The House passed a measure Wednesday to revive a school-voucher program for the District of Columbia despite opposition from the mayor, the District's congressional delegate, teachers and the White House.
The move also sets up a key test for the administration, as House Republican leaders have hinted that they may go along with President Obama's planned overhaul of the No Child Left Behind Act — an education reform law signed by President George W. Bush — if the White House accepts the voucher bill.
"Quality education should not be a luxury only to those who can afford it," said House Education and the Workforce Chairman John Kline, Minnesota Republican.
Supporters say the federally funded program gives underprivileged children an opportunity to avoid the District's struggling public schools and receive a quality education. Opponents say it's wrong to use taxpayer money to subsidize private schools and that the money would be better spent to improve the city's public education system.
The GOP-crafted bill passed by a vote of 225-195 with the support of a lone Democrat — Rep. Daniel Lipinski of Illinois. Nine Republicans opposed the measure.
The bill now goes to the Democrat-controlled Senate, where its fate is uncertain because many Democrats are expected to oppose it.
The District's voucher program was created in 2004 to give selected low-income students $7,500 in taxpayer funds to attend private schools. Congress — under Democratic control — began to phase out the program in 2009.
Now, House Speaker John A. Boehner, an Ohio Republican who attended Catholic schools, has made reviving the program a priority.
The bill would increase the program's annual subsidy to $8,000 for children in kindergarten through eighth grade, and up to $12,000 for high school students.
The bill calls for $20 million to be spent on vouchers per year from 2012 to 2016. Another $40 million would be allocated annually for D.C. public and charter schools - a move designed in part to help stem accusations that the program funnels money away from needy public schools.
Rep. Rob Bishop, Utah Republican, said D.C. students deserve the option to participate in the program and that many parents have called for its reinstatement.
"If we act favorably on this bill, we empower those parents," he said. "If we refuse to act favorable on this bill, then we limit those parents and the choices that they seem to want."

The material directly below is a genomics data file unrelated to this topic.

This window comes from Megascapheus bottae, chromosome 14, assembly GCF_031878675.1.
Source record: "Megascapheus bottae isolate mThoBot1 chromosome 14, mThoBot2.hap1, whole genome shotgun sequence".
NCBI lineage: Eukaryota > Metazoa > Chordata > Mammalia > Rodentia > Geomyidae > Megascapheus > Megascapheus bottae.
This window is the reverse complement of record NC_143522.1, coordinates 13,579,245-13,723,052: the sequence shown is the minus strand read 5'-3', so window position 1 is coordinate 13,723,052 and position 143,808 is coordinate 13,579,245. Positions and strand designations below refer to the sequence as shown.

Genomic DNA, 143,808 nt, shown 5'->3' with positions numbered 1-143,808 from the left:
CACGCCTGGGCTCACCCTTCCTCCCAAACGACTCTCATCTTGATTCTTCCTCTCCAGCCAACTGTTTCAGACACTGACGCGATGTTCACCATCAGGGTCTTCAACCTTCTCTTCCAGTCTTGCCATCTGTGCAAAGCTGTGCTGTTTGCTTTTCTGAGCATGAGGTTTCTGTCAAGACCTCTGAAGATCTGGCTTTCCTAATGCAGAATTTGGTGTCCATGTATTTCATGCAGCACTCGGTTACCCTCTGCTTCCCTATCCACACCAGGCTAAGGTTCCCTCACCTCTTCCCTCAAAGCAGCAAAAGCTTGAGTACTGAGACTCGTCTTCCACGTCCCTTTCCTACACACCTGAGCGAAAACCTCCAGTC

Rep. Elijah E. Cummings, Maryland Democrat, countered that the program was allowed to expire because it didn't work.
"Why the self-proclaimed party of fiscal conservatism would support authorizing millions … for a downright useless program with no [spending] offset is beyond me," he said.
The White House on Tuesday issued a statement opposing the bill, saying the program hasn't proved to be an effective way to improve student achievement.
"The federal government should focus its attention and available resources on improving the quality of public schools for all students," the statement said.
But the administration stopped short of a veto threat, leaving the door open for a deal with Republicans.
Delegate Eleanor Holmes Norton, the District's nonvoting congressional representative and a staunch opponent of the program, has urged the president not to use school vouchers as a bargaining chip in ongoing negotiations with Republicans.
The Democrat also said the program violates the District's right to self-government.
"The pattern of this Congress could not be clearer. … They have done nothing but try to take from the District of Columbia with bill after bill; now they want to help us against our will," she said.
"If you want to help us, give us the courtesy, have the good grace to ask us how we want to be helped."
Rep. Rep. Darrell Issa, California Republican, chided D.C. leaders who oppose the measure, saying they risk shortchanging their constituents.
"I think they have to begin to look at themselves more deeply, at those that they actually represent - those who voted for them but did not vote to have this money rejected," said Mr. Issa, chairman of the House Oversight and Government Reform Committee.
The U.S. Conference of Catholic Bishops and the Catholic Archdiocese of Washington, which has about 500 voucher students in its schools, have pushed lawmakers to reinstate the program.
"This is a great day for the children of the District of Columbia," said Cardinal Donald W. Wuerl, archbishop of Washington, in a statement released after the vote. "Access to quality education should not be denied because of one's income or residence."
But Washington Mayor Vincent C. Gray said renewing the program was unnecessary because the city's public school system is improving.
"We hope the Senate will counter these regressive and draconian measures and allow the city to govern itself," he said.
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